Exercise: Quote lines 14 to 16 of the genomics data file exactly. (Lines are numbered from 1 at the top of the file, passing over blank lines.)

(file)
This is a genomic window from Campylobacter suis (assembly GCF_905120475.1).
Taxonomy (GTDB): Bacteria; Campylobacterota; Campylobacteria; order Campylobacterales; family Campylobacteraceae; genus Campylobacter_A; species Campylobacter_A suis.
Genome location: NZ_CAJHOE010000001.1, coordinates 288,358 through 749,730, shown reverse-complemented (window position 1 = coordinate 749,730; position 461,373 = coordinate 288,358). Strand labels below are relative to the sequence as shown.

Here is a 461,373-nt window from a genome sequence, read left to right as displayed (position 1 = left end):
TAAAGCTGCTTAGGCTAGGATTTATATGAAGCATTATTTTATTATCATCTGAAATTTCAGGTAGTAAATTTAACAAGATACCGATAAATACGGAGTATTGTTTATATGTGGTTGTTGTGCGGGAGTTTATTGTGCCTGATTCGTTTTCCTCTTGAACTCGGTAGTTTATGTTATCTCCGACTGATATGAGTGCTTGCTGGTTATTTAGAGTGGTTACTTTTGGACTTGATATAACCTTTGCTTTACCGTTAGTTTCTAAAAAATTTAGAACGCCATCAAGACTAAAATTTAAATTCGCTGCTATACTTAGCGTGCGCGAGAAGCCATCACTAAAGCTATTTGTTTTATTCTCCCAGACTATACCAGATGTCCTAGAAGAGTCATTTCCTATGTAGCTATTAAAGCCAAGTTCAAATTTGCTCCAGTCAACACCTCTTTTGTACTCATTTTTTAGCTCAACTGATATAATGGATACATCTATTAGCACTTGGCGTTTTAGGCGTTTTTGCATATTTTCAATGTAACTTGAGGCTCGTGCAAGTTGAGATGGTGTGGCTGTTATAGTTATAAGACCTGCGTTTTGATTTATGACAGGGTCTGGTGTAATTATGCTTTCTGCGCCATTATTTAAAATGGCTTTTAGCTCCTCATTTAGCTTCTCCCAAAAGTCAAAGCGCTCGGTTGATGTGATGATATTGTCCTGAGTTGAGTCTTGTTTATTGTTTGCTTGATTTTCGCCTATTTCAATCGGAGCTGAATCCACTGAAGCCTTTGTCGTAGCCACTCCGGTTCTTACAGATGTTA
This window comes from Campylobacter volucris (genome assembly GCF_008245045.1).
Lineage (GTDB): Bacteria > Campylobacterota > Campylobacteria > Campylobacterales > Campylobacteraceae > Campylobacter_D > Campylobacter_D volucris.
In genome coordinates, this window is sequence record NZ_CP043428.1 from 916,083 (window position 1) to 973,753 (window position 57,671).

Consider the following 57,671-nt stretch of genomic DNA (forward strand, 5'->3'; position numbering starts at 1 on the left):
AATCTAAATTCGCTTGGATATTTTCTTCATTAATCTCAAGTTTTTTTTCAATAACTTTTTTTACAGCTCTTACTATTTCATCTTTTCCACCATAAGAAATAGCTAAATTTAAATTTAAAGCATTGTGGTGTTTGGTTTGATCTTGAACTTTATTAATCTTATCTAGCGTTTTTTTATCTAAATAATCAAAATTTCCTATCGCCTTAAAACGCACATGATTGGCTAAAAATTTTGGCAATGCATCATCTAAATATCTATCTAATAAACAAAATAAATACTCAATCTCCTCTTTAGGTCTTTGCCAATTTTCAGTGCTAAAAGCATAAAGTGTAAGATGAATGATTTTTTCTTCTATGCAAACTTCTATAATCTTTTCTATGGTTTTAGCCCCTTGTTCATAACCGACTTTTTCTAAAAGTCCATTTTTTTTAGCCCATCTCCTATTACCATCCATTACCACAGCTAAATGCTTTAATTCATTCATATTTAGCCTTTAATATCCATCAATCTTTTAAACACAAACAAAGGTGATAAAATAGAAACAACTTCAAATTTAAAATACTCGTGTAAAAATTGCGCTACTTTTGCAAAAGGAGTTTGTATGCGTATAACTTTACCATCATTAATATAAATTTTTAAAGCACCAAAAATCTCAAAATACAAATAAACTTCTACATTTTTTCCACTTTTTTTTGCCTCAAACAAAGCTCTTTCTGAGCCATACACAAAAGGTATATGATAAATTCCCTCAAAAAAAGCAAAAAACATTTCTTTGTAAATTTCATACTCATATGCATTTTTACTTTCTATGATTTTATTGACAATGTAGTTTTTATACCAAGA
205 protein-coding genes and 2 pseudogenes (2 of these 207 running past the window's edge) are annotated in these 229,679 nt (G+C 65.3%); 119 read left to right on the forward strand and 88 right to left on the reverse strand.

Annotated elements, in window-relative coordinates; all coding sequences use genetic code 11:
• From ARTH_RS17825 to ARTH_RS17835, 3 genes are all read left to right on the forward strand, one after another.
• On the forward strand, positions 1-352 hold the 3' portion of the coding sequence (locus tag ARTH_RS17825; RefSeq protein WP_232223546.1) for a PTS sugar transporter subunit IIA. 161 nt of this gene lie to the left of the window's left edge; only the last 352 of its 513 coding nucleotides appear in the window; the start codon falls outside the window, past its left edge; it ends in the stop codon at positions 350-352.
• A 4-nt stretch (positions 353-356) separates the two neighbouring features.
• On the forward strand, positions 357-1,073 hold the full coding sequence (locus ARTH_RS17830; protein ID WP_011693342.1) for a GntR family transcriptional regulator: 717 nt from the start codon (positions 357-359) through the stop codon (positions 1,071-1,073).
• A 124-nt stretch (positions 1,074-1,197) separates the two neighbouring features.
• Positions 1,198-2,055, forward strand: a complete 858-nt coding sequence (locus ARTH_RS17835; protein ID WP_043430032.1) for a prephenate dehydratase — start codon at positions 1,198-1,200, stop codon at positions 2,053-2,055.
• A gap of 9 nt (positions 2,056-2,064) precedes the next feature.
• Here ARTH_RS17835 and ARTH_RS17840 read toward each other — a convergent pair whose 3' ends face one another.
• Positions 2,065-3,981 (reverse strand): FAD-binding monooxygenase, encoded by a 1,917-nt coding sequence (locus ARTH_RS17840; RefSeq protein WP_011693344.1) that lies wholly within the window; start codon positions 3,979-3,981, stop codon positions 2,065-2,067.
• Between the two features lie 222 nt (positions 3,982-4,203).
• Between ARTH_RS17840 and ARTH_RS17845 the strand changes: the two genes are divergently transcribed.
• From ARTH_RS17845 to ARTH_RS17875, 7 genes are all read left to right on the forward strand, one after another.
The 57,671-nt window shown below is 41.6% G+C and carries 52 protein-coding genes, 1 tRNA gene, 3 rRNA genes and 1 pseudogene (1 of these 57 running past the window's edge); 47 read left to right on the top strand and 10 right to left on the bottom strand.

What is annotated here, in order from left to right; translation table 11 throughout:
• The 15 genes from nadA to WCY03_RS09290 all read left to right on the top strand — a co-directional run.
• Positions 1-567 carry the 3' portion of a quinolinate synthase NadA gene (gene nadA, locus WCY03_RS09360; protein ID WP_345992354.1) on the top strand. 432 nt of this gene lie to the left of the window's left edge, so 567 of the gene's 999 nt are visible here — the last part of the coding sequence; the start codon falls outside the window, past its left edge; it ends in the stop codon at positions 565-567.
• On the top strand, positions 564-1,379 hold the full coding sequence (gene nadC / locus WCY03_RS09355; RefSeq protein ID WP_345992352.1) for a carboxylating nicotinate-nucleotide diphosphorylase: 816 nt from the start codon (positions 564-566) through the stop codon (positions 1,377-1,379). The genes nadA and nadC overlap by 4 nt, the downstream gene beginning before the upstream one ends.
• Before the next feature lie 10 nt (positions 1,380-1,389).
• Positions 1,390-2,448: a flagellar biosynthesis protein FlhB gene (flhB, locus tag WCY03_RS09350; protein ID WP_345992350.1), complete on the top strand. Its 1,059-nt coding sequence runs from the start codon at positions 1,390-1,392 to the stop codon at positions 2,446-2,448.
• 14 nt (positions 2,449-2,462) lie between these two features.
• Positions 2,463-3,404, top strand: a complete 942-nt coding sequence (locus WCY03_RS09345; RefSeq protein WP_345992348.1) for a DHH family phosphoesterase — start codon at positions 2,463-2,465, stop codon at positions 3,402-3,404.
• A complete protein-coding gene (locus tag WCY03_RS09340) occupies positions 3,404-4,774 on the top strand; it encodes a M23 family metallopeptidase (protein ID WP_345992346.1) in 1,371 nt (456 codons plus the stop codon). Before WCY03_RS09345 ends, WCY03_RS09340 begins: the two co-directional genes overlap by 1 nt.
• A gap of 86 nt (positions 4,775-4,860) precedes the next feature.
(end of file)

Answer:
• On the forward strand, positions 1-352 hold the 3' portion of the coding sequence (locus tag ARTH_RS17825; RefSeq protein WP_232223546.1) for a PTS sugar transporter subunit IIA. 161 nt of this gene lie to the left of the window's left edge; only the last 352 of its 513 coding nucleotides appear in the window; the start codon falls outside the window, past its left edge; it ends in the stop codon at positions 350-352.
• A 4-nt stretch (positions 353-356) separates the two neighbouring features.
• On the forward strand, positions 357-1,073 hold the full coding sequence (locus ARTH_RS17830; protein ID WP_011693342.1) for a GntR family transcriptional regulator: 717 nt from the start codon (positions 357-359) through the stop codon (positions 1,071-1,073).